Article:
Various people have contacted me since I started my gradual listing of useful journals for heritage-related research about the problems of accessing articles behind paywalls. There is an ongoing debate about this issue more widely in academia, but great progress has been made on making research more accessible via open-access decisions made in the publication process by authors; expectations now made by research funders for results to be open access; and publication materials being made available via institutional repositories.
Allied to this, it is worth flagging the UK’s excellent Access To Research scheme, which it not as well known about as it should be (and not well publicised by local library services either). Usually journals have their article abstracts fully available anyway, but a quick check via the search function on the Access to Research site shows if full availability is possible via a visit to a local UK library branch in person, and using a computer there. As a big advocate of the public library system (with weekly visits to our village branch), I think this is a great scheme – and helps to offer a fair way in to the gated community of academic publications for the general public and independent researchers.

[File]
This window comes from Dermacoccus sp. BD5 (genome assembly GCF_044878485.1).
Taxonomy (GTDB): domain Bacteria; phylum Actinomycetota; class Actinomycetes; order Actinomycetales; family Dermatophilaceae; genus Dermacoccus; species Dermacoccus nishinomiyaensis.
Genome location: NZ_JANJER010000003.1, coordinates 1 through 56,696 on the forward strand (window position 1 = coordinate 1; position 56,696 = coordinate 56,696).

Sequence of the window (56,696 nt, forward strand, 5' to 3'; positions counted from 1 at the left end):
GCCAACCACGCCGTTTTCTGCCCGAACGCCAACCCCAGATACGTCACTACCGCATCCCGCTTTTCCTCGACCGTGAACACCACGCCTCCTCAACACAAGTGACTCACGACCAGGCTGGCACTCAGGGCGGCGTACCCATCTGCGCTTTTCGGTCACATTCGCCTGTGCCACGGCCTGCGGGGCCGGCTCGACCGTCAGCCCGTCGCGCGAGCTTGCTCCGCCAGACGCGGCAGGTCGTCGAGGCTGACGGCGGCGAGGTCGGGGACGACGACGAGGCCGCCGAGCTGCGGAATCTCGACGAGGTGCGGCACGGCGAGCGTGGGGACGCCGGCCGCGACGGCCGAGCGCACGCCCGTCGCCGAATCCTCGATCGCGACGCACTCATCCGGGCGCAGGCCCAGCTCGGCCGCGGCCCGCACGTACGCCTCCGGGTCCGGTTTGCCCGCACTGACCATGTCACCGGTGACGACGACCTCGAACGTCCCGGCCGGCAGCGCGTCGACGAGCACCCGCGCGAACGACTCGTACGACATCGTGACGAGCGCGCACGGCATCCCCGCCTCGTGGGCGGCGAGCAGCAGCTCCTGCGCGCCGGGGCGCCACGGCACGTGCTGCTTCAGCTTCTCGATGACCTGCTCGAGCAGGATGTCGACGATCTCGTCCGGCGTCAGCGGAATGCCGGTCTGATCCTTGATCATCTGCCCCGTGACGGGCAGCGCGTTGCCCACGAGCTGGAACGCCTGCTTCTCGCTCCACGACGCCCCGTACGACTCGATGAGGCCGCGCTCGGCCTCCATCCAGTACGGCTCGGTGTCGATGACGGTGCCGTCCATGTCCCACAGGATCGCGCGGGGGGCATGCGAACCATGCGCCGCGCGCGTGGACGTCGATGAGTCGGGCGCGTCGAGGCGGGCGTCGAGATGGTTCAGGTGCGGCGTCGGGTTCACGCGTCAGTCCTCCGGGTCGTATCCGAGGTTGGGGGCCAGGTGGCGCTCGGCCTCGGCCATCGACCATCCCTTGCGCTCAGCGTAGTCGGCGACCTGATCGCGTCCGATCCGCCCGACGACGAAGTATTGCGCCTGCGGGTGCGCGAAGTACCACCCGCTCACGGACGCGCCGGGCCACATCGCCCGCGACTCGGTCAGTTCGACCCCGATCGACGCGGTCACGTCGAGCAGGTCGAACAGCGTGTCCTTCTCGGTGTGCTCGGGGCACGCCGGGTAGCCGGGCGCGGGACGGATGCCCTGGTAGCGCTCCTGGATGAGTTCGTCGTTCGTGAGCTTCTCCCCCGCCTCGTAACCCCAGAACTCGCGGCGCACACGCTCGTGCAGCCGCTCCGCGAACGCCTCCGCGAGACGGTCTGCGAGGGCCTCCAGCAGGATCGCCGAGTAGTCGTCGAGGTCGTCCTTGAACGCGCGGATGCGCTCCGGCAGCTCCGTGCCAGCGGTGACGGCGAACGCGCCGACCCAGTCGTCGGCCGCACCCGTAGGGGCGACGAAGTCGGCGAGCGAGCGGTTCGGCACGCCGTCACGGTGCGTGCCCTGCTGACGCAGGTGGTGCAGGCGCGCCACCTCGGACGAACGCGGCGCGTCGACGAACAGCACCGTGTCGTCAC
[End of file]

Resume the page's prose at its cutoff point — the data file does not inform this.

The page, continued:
Meanwhile, according to my spreadsheet, I have reached number 52 in my academic journals category on this blog. This is half way through my current ‘curated’ list – so hopefully another few months of ad hoc collating information and posting and I will get to the end of what started as a learning and teaching mission to signpost my students to the variety of places for accessing inter/cross-disciplinary heritage research (and ones which I considered useful). My intention is to upload the full spreadsheet as a resource page on the blog, and continue to add to it as I come across useful places where heritage research is appearing.